Tolkien created a wonderful thing in Middle-earth. He created a world so complete in every detail of mythology, history, culture, art, and geography. The different peoples he created differ from each other in just the right ways and are also so distinctly apart from our own world, even where there are parallels. Lately I've been noticing a certain duplicity in most of the Middle-earth cultures that is interesting to consider. I call it beauty and battle.
Most of the cultures of Middle-earth (at least, the ones that you would consider to be "cultures," not orcs or goblins or such) value beauty, though they each have their own ideas about what beauty is. The elves love trees and harmony with nature, flowing lines and radiant colors. The dwarves value the precious stones they mine from within the earth and the vast cities they carve out of stone. Men differ, depending on region and time period, but whether we're speaking of Númenor or Rohan or Gondor, they all have a certain adherence to style and form. Architecture as a form of art and a specific type of raiment, whether for daily use or for important or ceremonial positions, is important to all of these cultures. It makes them seem very high that they value beauty and art so much.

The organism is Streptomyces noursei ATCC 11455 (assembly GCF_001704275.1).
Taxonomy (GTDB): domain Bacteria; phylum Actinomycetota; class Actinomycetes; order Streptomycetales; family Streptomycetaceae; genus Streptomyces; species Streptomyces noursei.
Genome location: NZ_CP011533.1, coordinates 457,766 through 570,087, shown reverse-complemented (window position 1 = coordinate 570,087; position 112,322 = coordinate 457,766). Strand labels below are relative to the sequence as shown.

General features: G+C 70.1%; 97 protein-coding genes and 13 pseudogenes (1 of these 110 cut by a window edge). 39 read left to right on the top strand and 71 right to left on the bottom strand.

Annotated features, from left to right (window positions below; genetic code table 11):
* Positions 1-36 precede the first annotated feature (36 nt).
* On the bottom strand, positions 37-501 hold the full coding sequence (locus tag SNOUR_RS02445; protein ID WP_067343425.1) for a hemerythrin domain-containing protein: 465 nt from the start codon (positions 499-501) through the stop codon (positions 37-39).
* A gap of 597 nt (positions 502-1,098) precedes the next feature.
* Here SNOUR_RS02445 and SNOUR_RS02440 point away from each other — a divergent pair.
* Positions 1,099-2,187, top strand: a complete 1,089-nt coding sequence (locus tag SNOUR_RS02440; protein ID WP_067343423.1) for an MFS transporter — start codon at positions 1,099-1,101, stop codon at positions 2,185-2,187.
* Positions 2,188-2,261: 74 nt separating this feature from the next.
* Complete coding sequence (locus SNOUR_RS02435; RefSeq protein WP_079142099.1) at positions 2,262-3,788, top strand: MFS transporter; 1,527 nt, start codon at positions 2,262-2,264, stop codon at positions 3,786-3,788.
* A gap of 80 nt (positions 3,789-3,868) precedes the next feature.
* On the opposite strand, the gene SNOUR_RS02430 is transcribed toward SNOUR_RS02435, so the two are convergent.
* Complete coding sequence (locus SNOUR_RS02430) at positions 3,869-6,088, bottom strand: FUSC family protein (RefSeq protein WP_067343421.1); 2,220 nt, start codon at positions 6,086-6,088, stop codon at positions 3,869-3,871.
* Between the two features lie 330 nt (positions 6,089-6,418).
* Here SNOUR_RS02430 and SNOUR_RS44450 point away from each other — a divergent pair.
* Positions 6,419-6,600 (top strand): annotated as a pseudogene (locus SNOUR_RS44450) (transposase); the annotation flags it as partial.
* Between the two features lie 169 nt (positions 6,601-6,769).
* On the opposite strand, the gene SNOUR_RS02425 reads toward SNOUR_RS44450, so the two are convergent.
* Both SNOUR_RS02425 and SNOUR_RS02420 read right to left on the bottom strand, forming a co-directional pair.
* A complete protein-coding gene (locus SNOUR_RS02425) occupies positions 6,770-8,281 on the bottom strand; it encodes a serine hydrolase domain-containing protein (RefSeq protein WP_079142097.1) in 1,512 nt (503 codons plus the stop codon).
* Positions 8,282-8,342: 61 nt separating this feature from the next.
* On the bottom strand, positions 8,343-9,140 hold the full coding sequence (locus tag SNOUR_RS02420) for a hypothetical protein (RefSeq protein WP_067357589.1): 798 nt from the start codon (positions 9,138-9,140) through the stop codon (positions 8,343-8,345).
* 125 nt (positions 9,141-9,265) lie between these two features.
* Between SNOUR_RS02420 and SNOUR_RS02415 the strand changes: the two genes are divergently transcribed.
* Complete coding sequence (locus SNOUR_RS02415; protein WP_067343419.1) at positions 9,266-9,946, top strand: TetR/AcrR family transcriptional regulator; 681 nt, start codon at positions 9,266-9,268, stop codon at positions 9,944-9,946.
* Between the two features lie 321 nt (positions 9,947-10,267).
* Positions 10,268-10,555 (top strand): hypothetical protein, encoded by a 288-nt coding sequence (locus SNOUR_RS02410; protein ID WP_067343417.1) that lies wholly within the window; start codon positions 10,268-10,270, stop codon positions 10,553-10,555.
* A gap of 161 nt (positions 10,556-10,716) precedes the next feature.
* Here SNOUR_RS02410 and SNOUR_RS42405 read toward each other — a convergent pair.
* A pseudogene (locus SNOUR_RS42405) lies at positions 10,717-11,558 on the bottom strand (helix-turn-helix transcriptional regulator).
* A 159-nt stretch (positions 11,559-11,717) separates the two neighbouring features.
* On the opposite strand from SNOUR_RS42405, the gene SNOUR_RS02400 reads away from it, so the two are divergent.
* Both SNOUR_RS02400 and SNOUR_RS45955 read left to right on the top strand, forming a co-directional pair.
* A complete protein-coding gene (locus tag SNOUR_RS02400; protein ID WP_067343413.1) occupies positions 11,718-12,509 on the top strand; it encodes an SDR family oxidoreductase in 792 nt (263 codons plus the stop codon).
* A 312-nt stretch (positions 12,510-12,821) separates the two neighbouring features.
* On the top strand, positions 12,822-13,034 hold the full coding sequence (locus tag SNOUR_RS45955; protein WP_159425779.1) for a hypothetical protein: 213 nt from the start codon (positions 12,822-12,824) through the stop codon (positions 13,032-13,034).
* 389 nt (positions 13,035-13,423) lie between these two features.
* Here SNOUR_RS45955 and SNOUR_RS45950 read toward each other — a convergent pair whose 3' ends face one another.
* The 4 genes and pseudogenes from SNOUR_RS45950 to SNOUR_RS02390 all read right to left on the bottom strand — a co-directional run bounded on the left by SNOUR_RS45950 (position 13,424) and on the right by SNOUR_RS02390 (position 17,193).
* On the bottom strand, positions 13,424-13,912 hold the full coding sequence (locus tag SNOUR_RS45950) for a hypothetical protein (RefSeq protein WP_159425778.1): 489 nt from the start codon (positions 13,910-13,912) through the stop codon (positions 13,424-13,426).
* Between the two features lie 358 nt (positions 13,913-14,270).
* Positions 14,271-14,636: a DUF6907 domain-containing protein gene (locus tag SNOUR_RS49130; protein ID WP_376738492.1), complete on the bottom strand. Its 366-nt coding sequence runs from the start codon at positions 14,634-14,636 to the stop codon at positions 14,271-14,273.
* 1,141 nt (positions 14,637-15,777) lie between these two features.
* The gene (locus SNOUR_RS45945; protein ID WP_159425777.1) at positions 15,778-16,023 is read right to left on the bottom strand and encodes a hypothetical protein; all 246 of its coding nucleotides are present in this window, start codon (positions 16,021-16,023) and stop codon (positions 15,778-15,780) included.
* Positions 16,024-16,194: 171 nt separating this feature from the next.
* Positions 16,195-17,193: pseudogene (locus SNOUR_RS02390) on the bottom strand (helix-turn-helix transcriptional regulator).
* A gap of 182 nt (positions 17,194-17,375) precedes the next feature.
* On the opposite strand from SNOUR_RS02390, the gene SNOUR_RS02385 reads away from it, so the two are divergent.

But they are also peoples of war. The elves have a complicated history with war. Some of them fought with each other, some of them only fought the evil foes, and some of them try and stay out of it all except when they have no choice. But elves are good at battle. Dwarves are pretty good, too, and they tend to value their warrior status pretty highly, too. Men, I think, are warriors more out of necessity. The men of Gondor (and Aragorn's scattered people) value many other things besides war but fight because there are foes, and so they try to make themselves good at war so that they will not lose. They are not savages, but still they fight.
Beauty and battle. The highest, aesthetic appreciation and the most base of actions. Beauty and battle. Do they fight to protect beauty, or do they create beauty because they must also fight? What is beautiful (and here I speak of more than just architecture) is worth protecting, and when one is forced to take part in war one likes to have something beautiful to think of and remember. Beauty and battle--they are both intelligent and efficient and they both have a profound impact on people's lives.